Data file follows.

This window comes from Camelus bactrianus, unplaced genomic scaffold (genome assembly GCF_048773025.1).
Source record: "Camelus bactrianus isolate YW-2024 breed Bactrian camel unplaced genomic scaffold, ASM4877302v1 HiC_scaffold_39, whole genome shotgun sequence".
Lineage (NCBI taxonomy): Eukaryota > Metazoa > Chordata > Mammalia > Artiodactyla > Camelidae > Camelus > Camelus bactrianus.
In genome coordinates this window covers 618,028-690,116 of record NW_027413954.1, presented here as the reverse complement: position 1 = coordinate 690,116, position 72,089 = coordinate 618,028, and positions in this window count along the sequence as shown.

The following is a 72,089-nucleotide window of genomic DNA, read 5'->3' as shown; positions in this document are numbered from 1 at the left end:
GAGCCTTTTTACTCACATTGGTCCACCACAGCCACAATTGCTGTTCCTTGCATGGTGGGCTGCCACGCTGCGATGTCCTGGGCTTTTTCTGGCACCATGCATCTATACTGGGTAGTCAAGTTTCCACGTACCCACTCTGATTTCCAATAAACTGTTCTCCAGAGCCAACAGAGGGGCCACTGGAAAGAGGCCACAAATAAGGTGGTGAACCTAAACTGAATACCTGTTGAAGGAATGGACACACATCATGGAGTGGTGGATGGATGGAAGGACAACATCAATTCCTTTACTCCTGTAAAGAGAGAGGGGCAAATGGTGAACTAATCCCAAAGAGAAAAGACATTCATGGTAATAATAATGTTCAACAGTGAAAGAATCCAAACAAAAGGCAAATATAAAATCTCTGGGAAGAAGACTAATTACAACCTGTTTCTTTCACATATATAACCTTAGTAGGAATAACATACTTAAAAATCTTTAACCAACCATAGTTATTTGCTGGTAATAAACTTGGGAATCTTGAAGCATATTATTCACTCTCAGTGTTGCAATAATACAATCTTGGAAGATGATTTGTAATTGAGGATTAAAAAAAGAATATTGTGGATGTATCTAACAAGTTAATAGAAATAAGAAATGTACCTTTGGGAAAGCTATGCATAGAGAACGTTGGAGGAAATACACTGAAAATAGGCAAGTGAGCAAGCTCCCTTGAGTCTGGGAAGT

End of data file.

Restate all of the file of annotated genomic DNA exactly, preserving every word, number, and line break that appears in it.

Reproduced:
This window comes from Camelus bactrianus, unplaced genomic scaffold (genome assembly GCF_048773025.1).
Source record: "Camelus bactrianus isolate YW-2024 breed Bactrian camel unplaced genomic scaffold, ASM4877302v1 HiC_scaffold_39, whole genome shotgun sequence".
Lineage (NCBI taxonomy): Eukaryota > Metazoa > Chordata > Mammalia > Artiodactyla > Camelidae > Camelus > Camelus bactrianus.
In genome coordinates this window covers 618,028-690,116 of record NW_027413954.1, presented here as the reverse complement: position 1 = coordinate 690,116, position 72,089 = coordinate 618,028, and positions in this window count along the sequence as shown.

The following is a 72,089-nucleotide window of genomic DNA, read 5'->3' as shown; positions in this document are numbered from 1 at the left end:
GAGCCTTTTTACTCACATTGGTCCACCACAGCCACAATTGCTGTTCCTTGCATGGTGGGCTGCCACGCTGCGATGTCCTGGGCTTTTTCTGGCACCATGCATCTATACTGGGTAGTCAAGTTTCCACGTACCCACTCTGATTTCCAATAAACTGTTCTCCAGAGCCAACAGAGGGGCCACTGGAAAGAGGCCACAAATAAGGTGGTGAACCTAAACTGAATACCTGTTGAAGGAATGGACACACATCATGGAGTGGTGGATGGATGGAAGGACAACATCAATTCCTTTACTCCTGTAAAGAGAGAGGGGCAAATGGTGAACTAATCCCAAAGAGAAAAGACATTCATGGTAATAATAATGTTCAACAGTGAAAGAATCCAAACAAAAGGCAAATATAAAATCTCTGGGAAGAAGACTAATTACAACCTGTTTCTTTCACATATATAACCTTAGTAGGAATAACATACTTAAAAATCTTTAACCAACCATAGTTATTTGCTGGTAATAAACTTGGGAATCTTGAAGCATATTATTCACTCTCAGTGTTGCAATAATACAATCTTGGAAGATGATTTGTAATTGAGGATTAAAAAAAGAATATTGTGGATGTATCTAACAAGTTAATAGAAATAAGAAATGTACCTTTGGGAAAGCTATGCATAGAGAACGTTGGAGGAAATACACTGAAAATAGGCAAGTGAGCAAGCTCCCTTGAGTCTGGGAAGT